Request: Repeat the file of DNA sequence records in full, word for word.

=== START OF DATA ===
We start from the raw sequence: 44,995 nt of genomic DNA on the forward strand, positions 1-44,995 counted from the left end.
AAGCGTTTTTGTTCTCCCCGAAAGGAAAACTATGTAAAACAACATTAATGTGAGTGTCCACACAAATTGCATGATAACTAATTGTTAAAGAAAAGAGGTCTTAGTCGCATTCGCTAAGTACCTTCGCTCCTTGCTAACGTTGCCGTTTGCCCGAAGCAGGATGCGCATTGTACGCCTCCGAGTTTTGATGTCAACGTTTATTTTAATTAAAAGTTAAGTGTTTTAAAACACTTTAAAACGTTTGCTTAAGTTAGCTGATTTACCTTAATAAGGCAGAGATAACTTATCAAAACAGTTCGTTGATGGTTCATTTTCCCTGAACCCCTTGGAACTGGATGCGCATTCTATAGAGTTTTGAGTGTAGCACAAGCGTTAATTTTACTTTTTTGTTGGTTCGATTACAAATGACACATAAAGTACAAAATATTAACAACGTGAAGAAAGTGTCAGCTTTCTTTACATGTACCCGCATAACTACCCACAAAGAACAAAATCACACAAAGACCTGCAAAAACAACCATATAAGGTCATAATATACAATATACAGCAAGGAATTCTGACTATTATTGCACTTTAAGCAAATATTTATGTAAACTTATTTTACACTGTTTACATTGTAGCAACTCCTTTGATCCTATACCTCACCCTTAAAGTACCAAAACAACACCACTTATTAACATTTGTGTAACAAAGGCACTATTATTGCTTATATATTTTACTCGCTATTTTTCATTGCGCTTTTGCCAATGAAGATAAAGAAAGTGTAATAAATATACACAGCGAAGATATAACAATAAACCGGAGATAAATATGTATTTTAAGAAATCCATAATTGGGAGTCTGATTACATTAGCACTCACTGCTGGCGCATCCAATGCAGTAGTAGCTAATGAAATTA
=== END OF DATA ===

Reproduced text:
We start from the raw sequence: 44,995 nt of genomic DNA on the forward strand, positions 1-44,995 counted from the left end.
AAGCGTTTTTGTTCTCCCCGAAAGGAAAACTATGTAAAACAACATTAATGTGAGTGTCCACACAAATTGCATGATAACTAATTGTTAAAGAAAAGAGGTCTTAGTCGCATTCGCTAAGTACCTTCGCTCCTTGCTAACGTTGCCGTTTGCCCGAAGCAGGATGCGCATTGTACGCCTCCGAGTTTTGATGTCAACGTTTATTTTAATTAAAAGTTAAGTGTTTTAAAACACTTTAAAACGTTTGCTTAAGTTAGCTGATTTACCTTAATAAGGCAGAGATAACTTATCAAAACAGTTCGTTGATGGTTCATTTTCCCTGAACCCCTTGGAACTGGATGCGCATTCTATAGAGTTTTGAGTGTAGCACAAGCGTTAATTTTACTTTTTTGTTGGTTCGATTACAAATGACACATAAAGTACAAAATATTAACAACGTGAAGAAAGTGTCAGCTTTCTTTACATGTACCCGCATAACTACCCACAAAGAACAAAATCACACAAAGACCTGCAAAAACAACCATATAAGGTCATAATATACAATATACAGCAAGGAATTCTGACTATTATTGCACTTTAAGCAAATATTTATGTAAACTTATTTTACACTGTTTACATTGTAGCAACTCCTTTGATCCTATACCTCACCCTTAAAGTACCAAAACAACACCACTTATTAACATTTGTGTAACAAAGGCACTATTATTGCTTATATATTTTACTCGCTATTTTTCATTGCGCTTTTGCCAATGAAGATAAAGAAAGTGTAATAAATATACACAGCGAAGATATAACAATAAACCGGAGATAAATATGTATTTTAAGAAATCCATAATTGGGAGTCTGATTACATTAGCACTCACTGCTGGCGCATCCAATGCAGTAGTAGCTAATGAAATTA